- Some people may say here, especially in bandwidth-constrained environment, that they are not always connected to a network as they do not have permanent access, nor 3G network or wifi. However, what is important is not what is now, what is really important is the trajectory, where we are on our way to.
- Think of the way we were used to taking pictures and the way we do it now; think also about the way we are writing our diaries. Diaries are no longer locked away and hidden from the intriguing eyes of our family and friends, the diaries of today are made public to the world (blogs, tweets, facebook updates).
Taking pictures before and now.
- The shift here is not a shift from writing diary on paper to writing them on a computer. It is not a technical shift, but a shift in our perception of the world and ourselves.
- The pre-digital era point of departure was everything is private unless I make it public, digital world point of departure is everything is puhlic unless I make it private. And these are very different ways of approaching the world.
- The make-it-public nature of the digital era is changing everything radically, because if we are already used to do this as individuals, we will demand that our society do the same and adopt the everything is public unless it is made private.
- This shift in our approach will create conflicts and cause problems to people in power who are not comfortable with it. Online censorship, surveillance, repression are the reactions of the people in power to this shift.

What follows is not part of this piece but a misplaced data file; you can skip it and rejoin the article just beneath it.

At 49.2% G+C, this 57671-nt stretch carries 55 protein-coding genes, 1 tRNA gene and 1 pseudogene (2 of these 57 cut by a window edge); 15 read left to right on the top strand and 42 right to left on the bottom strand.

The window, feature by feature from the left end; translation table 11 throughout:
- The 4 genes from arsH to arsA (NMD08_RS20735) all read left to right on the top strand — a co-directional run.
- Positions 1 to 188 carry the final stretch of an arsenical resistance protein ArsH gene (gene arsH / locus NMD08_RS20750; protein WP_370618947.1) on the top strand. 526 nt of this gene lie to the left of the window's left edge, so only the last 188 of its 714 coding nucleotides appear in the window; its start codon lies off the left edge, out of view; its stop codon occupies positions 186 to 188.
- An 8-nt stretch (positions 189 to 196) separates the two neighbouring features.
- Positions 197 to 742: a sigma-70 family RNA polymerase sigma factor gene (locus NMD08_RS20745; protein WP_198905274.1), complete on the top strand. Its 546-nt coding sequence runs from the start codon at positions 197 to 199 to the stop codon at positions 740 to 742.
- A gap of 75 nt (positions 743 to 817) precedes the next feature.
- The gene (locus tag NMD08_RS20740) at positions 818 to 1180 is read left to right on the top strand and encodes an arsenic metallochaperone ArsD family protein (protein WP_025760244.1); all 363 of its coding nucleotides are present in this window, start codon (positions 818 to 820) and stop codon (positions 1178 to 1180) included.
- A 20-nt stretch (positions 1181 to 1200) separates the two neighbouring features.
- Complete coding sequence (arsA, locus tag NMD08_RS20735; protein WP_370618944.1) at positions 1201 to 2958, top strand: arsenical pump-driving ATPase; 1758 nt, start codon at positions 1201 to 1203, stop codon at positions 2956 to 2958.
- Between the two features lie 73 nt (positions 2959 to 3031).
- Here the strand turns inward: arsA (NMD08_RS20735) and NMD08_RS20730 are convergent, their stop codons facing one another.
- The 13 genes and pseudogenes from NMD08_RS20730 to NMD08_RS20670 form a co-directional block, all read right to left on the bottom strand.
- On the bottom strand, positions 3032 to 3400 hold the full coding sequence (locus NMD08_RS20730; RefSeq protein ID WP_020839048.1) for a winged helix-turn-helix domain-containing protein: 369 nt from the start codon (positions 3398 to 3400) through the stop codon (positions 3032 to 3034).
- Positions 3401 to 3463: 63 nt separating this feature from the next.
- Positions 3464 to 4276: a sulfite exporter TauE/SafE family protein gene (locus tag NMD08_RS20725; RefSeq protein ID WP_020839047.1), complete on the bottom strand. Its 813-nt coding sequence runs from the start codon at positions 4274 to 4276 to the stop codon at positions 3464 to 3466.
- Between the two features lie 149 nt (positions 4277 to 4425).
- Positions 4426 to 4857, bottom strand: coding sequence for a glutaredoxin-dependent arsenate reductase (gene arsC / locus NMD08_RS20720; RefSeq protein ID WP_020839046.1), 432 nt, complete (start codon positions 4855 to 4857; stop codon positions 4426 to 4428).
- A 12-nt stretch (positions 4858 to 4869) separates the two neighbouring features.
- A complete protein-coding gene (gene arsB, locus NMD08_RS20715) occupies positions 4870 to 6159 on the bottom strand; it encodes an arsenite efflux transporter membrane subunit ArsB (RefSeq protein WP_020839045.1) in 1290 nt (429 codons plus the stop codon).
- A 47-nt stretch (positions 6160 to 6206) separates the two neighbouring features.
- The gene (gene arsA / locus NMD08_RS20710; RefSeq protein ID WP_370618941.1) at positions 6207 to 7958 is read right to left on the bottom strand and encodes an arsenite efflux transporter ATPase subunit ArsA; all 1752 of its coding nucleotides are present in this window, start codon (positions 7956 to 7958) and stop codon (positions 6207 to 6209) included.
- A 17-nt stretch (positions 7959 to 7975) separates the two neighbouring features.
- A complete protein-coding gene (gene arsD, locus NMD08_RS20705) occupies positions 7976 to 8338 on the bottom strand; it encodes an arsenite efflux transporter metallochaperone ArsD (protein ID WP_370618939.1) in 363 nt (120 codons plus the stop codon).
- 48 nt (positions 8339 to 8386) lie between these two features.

- What is a “friend” in our world of today? The digitalization process is making virtual friends much more real! (think of your facebook friends and all the friendships that you’ve build online).
- Tools are not important, it is the context in which you use the tools that is important.
- Do not trust web companies. All companies need to feed the greed, that’s what they do. Don’t make the tools control you, you need to understand them in order to control them. And the only way you can do that is by understanding the deeper context in which they are being used.
- It’s not about the tools, it’s all about strategy. If you get the context and the strategy you will know then which tools you can use and which not.
- Strategy is not about the web, mobile is much more important. Compass and location based devices and services (think about twitter location, Google buzz‘s Nearby, Youtube or WordPress geotagging of your content.) are changing everything and this is not because you will be able to know where you are – since you already know it even if you do not grasp the context of your location – but because of the data that will know where you are and what are you doing at the moment. Consequently, you will know where you are in relation to data (think here about the augmented reality and the layering of data). Layering data on top of geographical location means that you will be able to link the data with the place where you are at the moment.
Augmented Reality (Paris)
For all this, digital will fuck your mind up on every single level, and it already did! Don’t you feel it too? What do you think about this?
p.s: this post will be soon available in Arabic.